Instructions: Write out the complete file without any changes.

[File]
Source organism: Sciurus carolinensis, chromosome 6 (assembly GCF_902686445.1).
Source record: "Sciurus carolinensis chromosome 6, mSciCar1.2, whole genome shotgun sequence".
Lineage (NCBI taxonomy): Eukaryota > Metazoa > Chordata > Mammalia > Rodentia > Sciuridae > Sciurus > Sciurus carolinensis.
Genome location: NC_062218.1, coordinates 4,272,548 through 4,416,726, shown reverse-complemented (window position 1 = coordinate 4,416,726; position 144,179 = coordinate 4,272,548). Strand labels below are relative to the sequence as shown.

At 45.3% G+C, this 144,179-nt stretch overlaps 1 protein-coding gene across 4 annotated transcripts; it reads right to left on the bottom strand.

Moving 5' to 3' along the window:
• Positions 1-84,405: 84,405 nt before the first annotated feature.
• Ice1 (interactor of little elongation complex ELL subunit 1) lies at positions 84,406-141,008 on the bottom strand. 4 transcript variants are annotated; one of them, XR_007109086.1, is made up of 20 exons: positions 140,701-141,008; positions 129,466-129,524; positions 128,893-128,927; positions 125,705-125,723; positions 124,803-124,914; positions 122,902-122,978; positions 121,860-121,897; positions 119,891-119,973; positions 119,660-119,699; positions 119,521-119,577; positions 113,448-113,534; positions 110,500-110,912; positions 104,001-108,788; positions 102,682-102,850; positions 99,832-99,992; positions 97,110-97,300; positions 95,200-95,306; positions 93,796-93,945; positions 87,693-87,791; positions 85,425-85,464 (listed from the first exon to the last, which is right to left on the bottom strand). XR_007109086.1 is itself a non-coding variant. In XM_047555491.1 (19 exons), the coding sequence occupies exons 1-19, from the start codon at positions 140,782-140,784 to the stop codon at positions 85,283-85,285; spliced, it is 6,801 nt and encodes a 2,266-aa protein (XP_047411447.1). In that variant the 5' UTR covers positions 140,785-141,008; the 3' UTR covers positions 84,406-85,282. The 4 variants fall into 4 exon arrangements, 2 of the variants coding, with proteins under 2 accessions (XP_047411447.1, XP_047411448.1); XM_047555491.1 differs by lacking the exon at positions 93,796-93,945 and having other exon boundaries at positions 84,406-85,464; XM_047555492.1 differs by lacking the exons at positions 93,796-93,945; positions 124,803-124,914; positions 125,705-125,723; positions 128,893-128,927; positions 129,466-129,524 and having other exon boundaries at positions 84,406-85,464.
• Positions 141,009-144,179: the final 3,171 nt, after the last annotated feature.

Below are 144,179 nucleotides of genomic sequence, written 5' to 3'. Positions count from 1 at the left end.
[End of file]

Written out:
Source organism: Sciurus carolinensis, chromosome 6 (assembly GCF_902686445.1).
Source record: "Sciurus carolinensis chromosome 6, mSciCar1.2, whole genome shotgun sequence".
Lineage (NCBI taxonomy): Eukaryota > Metazoa > Chordata > Mammalia > Rodentia > Sciuridae > Sciurus > Sciurus carolinensis.
Genome location: NC_062218.1, coordinates 4,272,548 through 4,416,726, shown reverse-complemented (window position 1 = coordinate 4,416,726; position 144,179 = coordinate 4,272,548). Strand labels below are relative to the sequence as shown.

At 45.3% G+C, this 144,179-nt stretch overlaps 1 protein-coding gene across 4 annotated transcripts; it reads right to left on the bottom strand.

Moving 5' to 3' along the window:
• Positions 1-84,405: 84,405 nt before the first annotated feature.
• Ice1 (interactor of little elongation complex ELL subunit 1) lies at positions 84,406-141,008 on the bottom strand. 4 transcript variants are annotated; one of them, XR_007109086.1, is made up of 20 exons: positions 140,701-141,008; positions 129,466-129,524; positions 128,893-128,927; positions 125,705-125,723; positions 124,803-124,914; positions 122,902-122,978; positions 121,860-121,897; positions 119,891-119,973; positions 119,660-119,699; positions 119,521-119,577; positions 113,448-113,534; positions 110,500-110,912; positions 104,001-108,788; positions 102,682-102,850; positions 99,832-99,992; positions 97,110-97,300; positions 95,200-95,306; positions 93,796-93,945; positions 87,693-87,791; positions 85,425-85,464 (listed from the first exon to the last, which is right to left on the bottom strand). XR_007109086.1 is itself a non-coding variant. In XM_047555491.1 (19 exons), the coding sequence occupies exons 1-19, from the start codon at positions 140,782-140,784 to the stop codon at positions 85,283-85,285; spliced, it is 6,801 nt and encodes a 2,266-aa protein (XP_047411447.1). In that variant the 5' UTR covers positions 140,785-141,008; the 3' UTR covers positions 84,406-85,282. The 4 variants fall into 4 exon arrangements, 2 of the variants coding, with proteins under 2 accessions (XP_047411447.1, XP_047411448.1); XM_047555491.1 differs by lacking the exon at positions 93,796-93,945 and having other exon boundaries at positions 84,406-85,464; XM_047555492.1 differs by lacking the exons at positions 93,796-93,945; positions 124,803-124,914; positions 125,705-125,723; positions 128,893-128,927; positions 129,466-129,524 and having other exon boundaries at positions 84,406-85,464.
• Positions 141,009-144,179: the final 3,171 nt, after the last annotated feature.

Below are 144,179 nucleotides of genomic sequence, written 5' to 3'. Positions count from 1 at the left end.